Heart and Vascular Health

Premier Health providers answer frequently asked questions about women's heart and vascular health

How has awareness of heart health in women changed over the years?

Heart disease has been commonly known as a “man’s disease,” but statistics have shown that about the same number of women die from heart disease in the U.S. each year, according to the Disease Control and PreventionOff Site Icon] (CDC).

In the last 10 years, there has been an effort to increase women’s awareness of their risk of heart disease. Even with that increase, only about half of women know the heart disease is their No. 1 killer, according to the CDC.

Women’s symptoms of heart disease and heart attack are not always the same and not always as easy to recognize as men’s symptoms, according to the CDC. That is why a huge part of increasing women’s awareness is teaching the symptoms specific to them.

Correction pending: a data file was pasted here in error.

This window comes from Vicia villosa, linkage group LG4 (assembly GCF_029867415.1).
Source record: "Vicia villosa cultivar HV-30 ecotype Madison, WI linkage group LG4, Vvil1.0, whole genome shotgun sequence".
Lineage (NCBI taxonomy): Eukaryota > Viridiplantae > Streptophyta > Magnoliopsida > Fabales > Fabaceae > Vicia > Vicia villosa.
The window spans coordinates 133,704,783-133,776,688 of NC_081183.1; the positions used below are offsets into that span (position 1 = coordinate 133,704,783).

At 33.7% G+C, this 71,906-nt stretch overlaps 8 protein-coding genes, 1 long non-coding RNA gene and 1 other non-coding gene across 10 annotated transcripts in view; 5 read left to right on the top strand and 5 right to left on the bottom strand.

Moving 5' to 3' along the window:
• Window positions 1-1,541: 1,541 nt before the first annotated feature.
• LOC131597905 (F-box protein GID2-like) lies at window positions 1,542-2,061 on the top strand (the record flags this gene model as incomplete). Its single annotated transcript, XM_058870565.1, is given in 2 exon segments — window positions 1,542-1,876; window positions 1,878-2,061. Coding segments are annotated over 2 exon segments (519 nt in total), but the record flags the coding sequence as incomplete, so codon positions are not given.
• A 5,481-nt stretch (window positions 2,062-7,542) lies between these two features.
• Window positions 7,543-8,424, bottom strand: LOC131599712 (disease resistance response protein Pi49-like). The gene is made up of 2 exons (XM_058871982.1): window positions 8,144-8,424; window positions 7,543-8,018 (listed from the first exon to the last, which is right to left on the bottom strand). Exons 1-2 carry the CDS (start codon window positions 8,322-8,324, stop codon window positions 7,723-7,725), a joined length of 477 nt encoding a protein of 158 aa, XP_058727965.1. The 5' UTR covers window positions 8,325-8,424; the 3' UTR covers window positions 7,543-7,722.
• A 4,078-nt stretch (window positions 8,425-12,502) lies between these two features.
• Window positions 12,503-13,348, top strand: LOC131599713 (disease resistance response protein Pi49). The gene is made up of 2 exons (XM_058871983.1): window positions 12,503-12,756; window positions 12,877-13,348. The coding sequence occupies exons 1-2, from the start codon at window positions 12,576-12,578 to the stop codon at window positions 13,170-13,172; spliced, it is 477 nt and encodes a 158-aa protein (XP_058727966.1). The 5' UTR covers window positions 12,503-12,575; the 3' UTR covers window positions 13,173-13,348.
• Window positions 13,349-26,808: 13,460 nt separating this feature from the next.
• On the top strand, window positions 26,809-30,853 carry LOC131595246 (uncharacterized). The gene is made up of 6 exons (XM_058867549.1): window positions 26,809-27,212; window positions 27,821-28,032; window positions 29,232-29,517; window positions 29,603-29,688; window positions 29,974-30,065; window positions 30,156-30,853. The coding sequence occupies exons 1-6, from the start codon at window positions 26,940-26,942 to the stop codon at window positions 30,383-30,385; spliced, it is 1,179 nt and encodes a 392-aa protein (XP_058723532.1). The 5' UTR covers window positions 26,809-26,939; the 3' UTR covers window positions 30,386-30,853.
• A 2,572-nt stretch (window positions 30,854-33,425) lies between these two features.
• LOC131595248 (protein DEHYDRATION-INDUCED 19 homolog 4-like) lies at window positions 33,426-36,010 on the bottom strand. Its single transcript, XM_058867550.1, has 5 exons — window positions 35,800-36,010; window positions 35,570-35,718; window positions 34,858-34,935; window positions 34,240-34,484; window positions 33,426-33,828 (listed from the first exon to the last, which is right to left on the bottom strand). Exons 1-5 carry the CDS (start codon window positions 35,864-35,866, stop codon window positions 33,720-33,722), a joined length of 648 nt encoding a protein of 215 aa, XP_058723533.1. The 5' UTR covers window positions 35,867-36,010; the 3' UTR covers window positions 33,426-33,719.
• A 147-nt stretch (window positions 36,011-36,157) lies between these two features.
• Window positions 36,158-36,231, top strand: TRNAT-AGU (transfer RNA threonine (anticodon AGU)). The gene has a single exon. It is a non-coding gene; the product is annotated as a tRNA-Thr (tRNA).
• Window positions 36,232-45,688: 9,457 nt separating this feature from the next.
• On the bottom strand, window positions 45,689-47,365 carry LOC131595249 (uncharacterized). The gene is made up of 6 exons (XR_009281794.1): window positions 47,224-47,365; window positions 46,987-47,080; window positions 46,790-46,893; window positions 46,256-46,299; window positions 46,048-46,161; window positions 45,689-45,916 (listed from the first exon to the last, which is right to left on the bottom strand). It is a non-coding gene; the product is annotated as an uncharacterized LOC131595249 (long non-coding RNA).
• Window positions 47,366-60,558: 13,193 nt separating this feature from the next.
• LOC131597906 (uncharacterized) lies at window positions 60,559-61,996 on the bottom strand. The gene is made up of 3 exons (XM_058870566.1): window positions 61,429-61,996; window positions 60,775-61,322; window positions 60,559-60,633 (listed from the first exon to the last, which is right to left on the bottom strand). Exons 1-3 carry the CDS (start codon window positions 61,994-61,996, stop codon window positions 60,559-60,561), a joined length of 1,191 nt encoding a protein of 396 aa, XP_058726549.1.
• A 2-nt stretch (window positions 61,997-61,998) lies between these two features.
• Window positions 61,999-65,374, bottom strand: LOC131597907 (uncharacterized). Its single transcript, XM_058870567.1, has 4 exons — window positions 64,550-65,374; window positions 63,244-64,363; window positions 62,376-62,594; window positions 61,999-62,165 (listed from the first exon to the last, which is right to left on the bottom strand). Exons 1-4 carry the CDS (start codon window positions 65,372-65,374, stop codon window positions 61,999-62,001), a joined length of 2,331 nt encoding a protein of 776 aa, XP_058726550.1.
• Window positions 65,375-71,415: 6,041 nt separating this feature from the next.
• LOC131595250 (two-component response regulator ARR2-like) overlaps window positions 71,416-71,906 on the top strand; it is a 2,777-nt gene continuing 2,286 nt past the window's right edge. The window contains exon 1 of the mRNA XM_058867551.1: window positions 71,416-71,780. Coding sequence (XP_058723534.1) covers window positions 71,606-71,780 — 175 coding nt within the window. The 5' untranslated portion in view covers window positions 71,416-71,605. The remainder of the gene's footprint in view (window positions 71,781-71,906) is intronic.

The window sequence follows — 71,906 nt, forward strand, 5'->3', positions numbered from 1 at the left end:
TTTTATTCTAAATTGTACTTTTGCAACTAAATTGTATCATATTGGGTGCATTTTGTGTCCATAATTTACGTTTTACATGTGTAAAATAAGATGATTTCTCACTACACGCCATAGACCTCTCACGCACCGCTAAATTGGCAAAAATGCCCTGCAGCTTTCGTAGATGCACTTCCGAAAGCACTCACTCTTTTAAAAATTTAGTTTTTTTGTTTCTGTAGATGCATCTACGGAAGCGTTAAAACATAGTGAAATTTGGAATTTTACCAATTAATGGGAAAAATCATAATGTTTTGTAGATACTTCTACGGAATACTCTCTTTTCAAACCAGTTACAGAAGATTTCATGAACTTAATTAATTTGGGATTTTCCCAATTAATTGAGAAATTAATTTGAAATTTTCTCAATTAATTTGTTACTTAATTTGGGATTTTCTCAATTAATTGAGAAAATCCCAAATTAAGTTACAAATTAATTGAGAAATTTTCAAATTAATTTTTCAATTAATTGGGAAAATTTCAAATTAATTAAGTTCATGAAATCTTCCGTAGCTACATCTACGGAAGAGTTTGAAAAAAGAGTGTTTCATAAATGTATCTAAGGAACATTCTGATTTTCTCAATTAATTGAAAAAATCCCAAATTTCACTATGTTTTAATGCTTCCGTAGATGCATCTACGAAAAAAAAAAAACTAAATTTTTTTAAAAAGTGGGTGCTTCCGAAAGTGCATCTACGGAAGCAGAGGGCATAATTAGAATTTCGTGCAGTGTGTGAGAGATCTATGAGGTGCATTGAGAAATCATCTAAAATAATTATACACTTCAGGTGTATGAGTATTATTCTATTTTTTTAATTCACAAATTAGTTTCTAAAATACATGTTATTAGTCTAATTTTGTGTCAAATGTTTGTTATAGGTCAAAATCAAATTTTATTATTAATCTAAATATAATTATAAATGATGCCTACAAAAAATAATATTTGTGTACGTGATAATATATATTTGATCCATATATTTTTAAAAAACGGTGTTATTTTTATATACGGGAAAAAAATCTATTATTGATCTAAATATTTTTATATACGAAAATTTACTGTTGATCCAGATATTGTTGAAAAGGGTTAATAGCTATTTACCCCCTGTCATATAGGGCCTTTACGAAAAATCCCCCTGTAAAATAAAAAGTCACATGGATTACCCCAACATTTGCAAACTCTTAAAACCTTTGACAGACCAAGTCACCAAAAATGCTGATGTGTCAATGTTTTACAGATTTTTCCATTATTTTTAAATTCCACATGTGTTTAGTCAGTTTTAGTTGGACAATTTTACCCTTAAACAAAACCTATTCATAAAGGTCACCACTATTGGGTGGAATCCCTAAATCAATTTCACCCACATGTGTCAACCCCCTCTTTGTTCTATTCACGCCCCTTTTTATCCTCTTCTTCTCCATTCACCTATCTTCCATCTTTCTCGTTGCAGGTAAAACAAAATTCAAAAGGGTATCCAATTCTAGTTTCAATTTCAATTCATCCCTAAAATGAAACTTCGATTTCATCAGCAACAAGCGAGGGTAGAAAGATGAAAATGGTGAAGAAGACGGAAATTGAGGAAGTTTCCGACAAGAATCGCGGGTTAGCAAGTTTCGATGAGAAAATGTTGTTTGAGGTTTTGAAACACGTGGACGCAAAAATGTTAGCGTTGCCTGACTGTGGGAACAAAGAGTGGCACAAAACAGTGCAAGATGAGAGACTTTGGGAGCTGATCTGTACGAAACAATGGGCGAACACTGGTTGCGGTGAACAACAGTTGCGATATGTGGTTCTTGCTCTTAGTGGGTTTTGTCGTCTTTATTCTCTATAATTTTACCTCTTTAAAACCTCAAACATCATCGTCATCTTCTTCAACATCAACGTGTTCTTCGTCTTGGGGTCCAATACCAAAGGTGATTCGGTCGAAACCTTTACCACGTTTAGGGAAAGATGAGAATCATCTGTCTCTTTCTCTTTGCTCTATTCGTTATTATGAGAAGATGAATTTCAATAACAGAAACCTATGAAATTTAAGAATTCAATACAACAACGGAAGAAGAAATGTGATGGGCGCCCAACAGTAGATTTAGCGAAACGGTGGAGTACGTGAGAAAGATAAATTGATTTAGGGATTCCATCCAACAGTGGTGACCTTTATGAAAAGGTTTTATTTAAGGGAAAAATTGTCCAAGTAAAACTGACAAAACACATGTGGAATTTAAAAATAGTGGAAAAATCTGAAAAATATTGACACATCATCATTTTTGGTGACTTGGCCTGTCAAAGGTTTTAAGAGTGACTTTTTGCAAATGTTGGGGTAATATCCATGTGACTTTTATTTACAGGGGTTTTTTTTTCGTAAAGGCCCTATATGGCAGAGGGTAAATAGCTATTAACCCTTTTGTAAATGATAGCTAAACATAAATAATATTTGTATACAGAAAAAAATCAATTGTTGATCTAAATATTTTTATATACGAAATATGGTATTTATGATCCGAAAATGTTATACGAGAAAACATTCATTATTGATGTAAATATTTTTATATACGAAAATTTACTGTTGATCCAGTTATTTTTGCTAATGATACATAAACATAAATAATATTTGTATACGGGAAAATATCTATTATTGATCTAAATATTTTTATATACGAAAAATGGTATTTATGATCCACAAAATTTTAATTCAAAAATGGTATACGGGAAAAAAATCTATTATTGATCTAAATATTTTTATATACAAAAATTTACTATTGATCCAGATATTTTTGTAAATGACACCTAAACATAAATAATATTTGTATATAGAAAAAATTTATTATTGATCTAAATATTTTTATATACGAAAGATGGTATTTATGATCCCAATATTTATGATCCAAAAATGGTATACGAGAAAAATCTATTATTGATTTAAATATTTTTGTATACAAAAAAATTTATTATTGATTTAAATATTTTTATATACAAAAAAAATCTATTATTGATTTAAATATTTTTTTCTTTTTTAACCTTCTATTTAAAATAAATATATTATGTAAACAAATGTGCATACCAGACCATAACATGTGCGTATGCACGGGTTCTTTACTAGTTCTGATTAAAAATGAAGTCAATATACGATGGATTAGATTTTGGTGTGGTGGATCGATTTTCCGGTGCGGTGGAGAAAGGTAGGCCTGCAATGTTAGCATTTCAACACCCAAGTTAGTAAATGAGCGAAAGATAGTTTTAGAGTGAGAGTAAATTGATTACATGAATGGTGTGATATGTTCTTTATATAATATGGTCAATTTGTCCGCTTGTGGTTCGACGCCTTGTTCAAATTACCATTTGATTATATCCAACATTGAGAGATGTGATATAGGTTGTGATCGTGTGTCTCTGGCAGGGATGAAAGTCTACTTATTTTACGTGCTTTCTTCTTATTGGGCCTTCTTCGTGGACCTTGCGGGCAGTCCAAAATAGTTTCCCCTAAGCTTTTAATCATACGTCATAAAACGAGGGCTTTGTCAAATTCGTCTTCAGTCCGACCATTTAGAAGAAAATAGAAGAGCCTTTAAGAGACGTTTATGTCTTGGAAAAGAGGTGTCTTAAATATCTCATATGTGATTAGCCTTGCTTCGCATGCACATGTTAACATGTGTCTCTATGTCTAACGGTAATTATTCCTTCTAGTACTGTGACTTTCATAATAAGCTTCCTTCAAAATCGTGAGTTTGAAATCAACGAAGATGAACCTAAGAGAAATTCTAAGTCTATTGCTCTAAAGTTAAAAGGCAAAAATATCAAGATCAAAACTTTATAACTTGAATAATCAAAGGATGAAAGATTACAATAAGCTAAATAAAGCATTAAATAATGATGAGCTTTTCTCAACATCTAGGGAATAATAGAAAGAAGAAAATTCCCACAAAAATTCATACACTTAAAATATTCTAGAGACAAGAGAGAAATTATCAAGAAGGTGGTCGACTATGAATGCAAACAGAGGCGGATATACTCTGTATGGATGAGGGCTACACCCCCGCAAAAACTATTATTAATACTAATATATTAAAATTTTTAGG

Some heart disease symptoms in women, according to the CDC, include:

  • Back pain
  • Burning in the chest
  • Chest pain or discomfort – could be dull, heavy or sharp
  • Pain in the neck, jaw or throat
  • Pain in the upper abdomen

Sometimes, heart disease has no symptoms in women. It can be described as silent, and sometimes isn’t diagnosed until a woman has an abnormal heart rhythm, heart attack, heart failure or stroke, according to the CDC.

To find out more about how women are being made aware of their risk of heart disease, talk with your physician.

Learn more:

Source content: Anessa Alappatt, MD, Fairborn Medical Center

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